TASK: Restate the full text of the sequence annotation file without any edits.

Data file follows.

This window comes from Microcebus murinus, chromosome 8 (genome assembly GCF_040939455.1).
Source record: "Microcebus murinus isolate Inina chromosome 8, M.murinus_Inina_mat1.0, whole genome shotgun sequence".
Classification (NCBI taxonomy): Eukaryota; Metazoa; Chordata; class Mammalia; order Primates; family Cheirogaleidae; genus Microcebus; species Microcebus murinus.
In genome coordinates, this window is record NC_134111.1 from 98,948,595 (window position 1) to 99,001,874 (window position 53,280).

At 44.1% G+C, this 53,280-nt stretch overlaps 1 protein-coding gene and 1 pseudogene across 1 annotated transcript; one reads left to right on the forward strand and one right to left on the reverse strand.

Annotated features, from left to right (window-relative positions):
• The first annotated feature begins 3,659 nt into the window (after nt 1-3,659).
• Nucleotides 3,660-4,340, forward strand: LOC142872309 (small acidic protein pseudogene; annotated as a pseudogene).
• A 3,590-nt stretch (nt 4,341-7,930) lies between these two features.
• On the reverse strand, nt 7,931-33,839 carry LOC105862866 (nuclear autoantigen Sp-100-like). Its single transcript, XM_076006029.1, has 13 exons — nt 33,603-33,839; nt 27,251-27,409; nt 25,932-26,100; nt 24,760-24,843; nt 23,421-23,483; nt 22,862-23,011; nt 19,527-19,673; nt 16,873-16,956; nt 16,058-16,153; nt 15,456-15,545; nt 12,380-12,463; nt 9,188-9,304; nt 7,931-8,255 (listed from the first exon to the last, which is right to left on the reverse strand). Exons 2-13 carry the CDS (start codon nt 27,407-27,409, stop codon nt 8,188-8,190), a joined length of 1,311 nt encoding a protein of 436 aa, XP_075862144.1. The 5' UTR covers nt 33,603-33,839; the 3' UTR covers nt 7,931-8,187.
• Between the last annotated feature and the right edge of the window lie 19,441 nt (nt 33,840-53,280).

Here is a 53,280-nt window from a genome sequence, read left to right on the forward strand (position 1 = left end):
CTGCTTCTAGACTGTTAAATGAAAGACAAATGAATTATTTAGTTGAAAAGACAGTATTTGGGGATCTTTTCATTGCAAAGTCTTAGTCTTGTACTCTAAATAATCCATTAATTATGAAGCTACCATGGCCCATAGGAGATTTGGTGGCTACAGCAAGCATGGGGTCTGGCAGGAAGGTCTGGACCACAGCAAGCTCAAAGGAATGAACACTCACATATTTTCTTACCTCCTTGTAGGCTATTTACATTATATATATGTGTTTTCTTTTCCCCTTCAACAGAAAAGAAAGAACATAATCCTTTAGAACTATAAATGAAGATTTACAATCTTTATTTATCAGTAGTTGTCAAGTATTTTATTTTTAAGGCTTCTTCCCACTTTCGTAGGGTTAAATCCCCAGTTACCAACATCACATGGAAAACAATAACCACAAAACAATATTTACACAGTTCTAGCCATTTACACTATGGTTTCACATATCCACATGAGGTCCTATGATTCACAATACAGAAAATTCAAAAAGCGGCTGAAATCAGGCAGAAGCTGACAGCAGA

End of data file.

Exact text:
This window comes from Microcebus murinus, chromosome 8 (genome assembly GCF_040939455.1).
Source record: "Microcebus murinus isolate Inina chromosome 8, M.murinus_Inina_mat1.0, whole genome shotgun sequence".
Classification (NCBI taxonomy): Eukaryota; Metazoa; Chordata; class Mammalia; order Primates; family Cheirogaleidae; genus Microcebus; species Microcebus murinus.
In genome coordinates, this window is record NC_134111.1 from 98,948,595 (window position 1) to 99,001,874 (window position 53,280).

At 44.1% G+C, this 53,280-nt stretch overlaps 1 protein-coding gene and 1 pseudogene across 1 annotated transcript; one reads left to right on the forward strand and one right to left on the reverse strand.

Annotated features, from left to right (window-relative positions):
• The first annotated feature begins 3,659 nt into the window (after nt 1-3,659).
• Nucleotides 3,660-4,340, forward strand: LOC142872309 (small acidic protein pseudogene; annotated as a pseudogene).
• A 3,590-nt stretch (nt 4,341-7,930) lies between these two features.
• On the reverse strand, nt 7,931-33,839 carry LOC105862866 (nuclear autoantigen Sp-100-like). Its single transcript, XM_076006029.1, has 13 exons — nt 33,603-33,839; nt 27,251-27,409; nt 25,932-26,100; nt 24,760-24,843; nt 23,421-23,483; nt 22,862-23,011; nt 19,527-19,673; nt 16,873-16,956; nt 16,058-16,153; nt 15,456-15,545; nt 12,380-12,463; nt 9,188-9,304; nt 7,931-8,255 (listed from the first exon to the last, which is right to left on the reverse strand). Exons 2-13 carry the CDS (start codon nt 27,407-27,409, stop codon nt 8,188-8,190), a joined length of 1,311 nt encoding a protein of 436 aa, XP_075862144.1. The 5' UTR covers nt 33,603-33,839; the 3' UTR covers nt 7,931-8,187.
• Between the last annotated feature and the right edge of the window lie 19,441 nt (nt 33,840-53,280).

Here is a 53,280-nt window from a genome sequence, read left to right on the forward strand (position 1 = left end):
CTGCTTCTAGACTGTTAAATGAAAGACAAATGAATTATTTAGTTGAAAAGACAGTATTTGGGGATCTTTTCATTGCAAAGTCTTAGTCTTGTACTCTAAATAATCCATTAATTATGAAGCTACCATGGCCCATAGGAGATTTGGTGGCTACAGCAAGCATGGGGTCTGGCAGGAAGGTCTGGACCACAGCAAGCTCAAAGGAATGAACACTCACATATTTTCTTACCTCCTTGTAGGCTATTTACATTATATATATGTGTTTTCTTTTCCCCTTCAACAGAAAAGAAAGAACATAATCCTTTAGAACTATAAATGAAGATTTACAATCTTTATTTATCAGTAGTTGTCAAGTATTTTATTTTTAAGGCTTCTTCCCACTTTCGTAGGGTTAAATCCCCAGTTACCAACATCACATGGAAAACAATAACCACAAAACAATATTTACACAGTTCTAGCCATTTACACTATGGTTTCACATATCCACATGAGGTCCTATGATTCACAATACAGAAAATTCAAAAAGCGGCTGAAATCAGGCAGAAGCTGACAGCAGA